How to Build an Open Data Ecosystem

Today’s most valuable data is locked away in silos. Its producers have most likely never been remunerated for their contributions, nor will they ever be able to reap the benefits that their accumulated data could potentially create. However, there’s a new approach to liberate data from silos and create open data ecosystems.

Such open data ecosystems include four core components, which are a mix of technical and legal solutions: Data Unions, Data Portability, One-Click Rights, and API Neutrality. Let’s dive into them to see how to build an open data ecosystem.

Data Unions: Turning the Power Dynamics of Data Collection Upside Down

Data Unions are the first ingredient in getting data out of silos, namely by bypassing those silos. Consider an average internet user browsing the web today — they use Google Chrome and are tracked by Facebook (and many other apps, but we’ll just use these two for the sake of argument). Google and Facebook get extremely valuable data through the millions of people they are tracking. We all know that.

So far, the response has either been to protect our privacy by using blockers and alternative browsers, or simply not to care, which is the option the majority seems to have opted for. But ultimately, this data is quite valuable and could help startups and businesses gain new markets.

There is a third option to the current privacy and tracking debacle. Data Unions turn the power dynamics of data collection upside down. Internet users can join a Data Union to crowdsource their data together with thousands of other Data Union members, thereby creating alternative data sets. Data Unions split profits from data equally, and users can choose which data points they wish to share and when to truly browse incognito.

A Data Union framework could be integrated into any existing app, whether it’s a fitness tracker, a meditation app, a travel planner, or a ride-sharing service, to monetize the data created in these apps ethically and transparently. Additionally, it allows for entirely new business models to form. One example is Swash, a browser plugin. With Swash, users can monetize their browsing data while creating alternative data sets from their Amazon shopping habits, Google page ranks, and ads clicked on Facebook.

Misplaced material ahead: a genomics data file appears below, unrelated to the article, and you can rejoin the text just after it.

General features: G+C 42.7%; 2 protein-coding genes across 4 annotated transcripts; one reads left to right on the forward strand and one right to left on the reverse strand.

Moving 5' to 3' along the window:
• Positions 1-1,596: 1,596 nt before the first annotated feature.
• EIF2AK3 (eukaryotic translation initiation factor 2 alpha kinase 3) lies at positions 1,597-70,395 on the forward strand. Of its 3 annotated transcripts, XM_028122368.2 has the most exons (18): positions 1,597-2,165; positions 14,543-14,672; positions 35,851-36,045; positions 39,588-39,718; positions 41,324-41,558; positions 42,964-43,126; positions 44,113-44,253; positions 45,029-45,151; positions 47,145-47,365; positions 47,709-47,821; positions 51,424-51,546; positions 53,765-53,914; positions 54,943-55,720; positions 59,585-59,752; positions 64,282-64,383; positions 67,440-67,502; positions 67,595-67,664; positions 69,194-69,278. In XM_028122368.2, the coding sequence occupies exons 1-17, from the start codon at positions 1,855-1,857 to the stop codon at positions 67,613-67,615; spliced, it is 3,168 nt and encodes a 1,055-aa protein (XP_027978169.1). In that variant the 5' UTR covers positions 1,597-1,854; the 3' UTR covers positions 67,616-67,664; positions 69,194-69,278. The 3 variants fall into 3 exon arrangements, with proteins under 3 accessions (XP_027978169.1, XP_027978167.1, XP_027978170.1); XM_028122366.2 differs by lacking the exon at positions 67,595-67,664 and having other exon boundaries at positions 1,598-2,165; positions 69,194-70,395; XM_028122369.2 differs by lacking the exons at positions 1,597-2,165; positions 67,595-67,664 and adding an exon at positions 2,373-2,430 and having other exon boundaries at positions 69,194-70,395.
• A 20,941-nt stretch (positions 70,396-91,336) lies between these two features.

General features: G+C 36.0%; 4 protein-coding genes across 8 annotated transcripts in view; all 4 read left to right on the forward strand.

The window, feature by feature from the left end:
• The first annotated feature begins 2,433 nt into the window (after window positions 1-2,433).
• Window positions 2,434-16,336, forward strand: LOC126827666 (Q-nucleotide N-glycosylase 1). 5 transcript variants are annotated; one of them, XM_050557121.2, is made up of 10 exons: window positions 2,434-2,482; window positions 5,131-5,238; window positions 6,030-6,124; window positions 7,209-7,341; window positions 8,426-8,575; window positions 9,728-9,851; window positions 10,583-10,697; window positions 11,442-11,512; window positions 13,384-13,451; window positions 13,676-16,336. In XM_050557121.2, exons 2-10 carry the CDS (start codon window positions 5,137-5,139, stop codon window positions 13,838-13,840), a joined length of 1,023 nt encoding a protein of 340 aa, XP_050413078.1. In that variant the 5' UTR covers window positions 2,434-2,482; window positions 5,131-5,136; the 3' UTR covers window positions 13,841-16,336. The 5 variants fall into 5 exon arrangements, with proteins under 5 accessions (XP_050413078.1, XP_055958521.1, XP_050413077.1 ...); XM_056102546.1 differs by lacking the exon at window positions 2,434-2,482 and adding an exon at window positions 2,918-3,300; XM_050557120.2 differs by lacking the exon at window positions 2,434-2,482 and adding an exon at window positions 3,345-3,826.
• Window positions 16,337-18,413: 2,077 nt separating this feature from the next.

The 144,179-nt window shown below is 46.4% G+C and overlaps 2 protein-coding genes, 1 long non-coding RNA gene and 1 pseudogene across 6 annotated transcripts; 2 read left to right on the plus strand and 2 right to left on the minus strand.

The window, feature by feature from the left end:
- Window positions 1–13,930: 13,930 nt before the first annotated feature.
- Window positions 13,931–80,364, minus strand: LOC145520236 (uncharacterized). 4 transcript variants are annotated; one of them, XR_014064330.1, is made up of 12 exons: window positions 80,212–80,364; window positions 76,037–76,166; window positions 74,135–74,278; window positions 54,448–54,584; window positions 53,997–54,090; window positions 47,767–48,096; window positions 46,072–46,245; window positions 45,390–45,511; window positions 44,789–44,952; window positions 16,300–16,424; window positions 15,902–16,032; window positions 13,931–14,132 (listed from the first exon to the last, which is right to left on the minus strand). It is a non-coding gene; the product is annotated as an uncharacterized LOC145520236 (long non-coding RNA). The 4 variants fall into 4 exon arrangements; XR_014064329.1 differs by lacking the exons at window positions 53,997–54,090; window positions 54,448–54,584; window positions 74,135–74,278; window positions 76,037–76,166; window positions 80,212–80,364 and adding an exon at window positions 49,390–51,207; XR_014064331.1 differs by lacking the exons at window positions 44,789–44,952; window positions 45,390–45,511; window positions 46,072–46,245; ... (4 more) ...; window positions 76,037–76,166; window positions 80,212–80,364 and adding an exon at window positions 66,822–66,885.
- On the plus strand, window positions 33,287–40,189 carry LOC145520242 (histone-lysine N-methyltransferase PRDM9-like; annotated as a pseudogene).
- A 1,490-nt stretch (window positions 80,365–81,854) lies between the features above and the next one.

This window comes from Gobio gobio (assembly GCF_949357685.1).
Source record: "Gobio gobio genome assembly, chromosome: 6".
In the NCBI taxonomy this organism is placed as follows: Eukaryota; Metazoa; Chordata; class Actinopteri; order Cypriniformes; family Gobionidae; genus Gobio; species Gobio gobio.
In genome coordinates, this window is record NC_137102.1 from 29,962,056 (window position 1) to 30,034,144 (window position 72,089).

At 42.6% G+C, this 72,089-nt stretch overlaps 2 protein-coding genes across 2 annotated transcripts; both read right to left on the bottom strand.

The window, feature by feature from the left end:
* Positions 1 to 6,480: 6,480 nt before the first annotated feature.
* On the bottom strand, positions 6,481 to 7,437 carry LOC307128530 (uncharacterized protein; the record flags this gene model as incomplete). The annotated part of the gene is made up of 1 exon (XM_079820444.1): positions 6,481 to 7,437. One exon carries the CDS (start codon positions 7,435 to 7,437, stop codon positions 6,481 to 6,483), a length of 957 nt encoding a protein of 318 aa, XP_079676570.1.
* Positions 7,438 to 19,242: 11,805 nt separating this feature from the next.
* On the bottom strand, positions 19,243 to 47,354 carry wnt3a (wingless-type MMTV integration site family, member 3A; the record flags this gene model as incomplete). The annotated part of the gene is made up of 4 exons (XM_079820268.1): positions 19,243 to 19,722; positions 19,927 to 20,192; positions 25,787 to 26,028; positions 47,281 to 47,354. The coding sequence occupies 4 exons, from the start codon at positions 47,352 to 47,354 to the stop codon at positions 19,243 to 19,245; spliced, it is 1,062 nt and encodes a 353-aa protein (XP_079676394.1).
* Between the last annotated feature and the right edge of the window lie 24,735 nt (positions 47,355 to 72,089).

The data is transported, fully encrypted, in a real-time peer-to-peer network, and never stored by the Data Union. Users decide which data points to sell, and they can end their Data Union membership at any time. Payments for data sold are made instantaneously by data buyers via a cryptocurrency, which can be conveniently traded into fiat or other cryptos. The fiat banking system cannot handle micropayments in real-time, nor can it pay unbanked internet users for their data. This is also something a tax, like the Data Dividend proposed by Andrew Yang, could not possibly achieve.

Data Portability: Theoretically a Good Thing

Of course, there is the threat that big tech doesn’t want their users to self-monetize their data. However, looking at Europe’s GDPR, internet users do officially have the right, according to Article 20, to port their data from one service to another. The EU’s Data portability regulation was not written to allow people to sell their data, but rather to give them the option of changing services seamlessly. Say you’re listening to music on Apple Music but would like to switch to Spotify. In such a case, data portability was intended to make the experience of changing services easier. Ideally, it would take one click to port data from one service to another. Obviously, the reality looks different.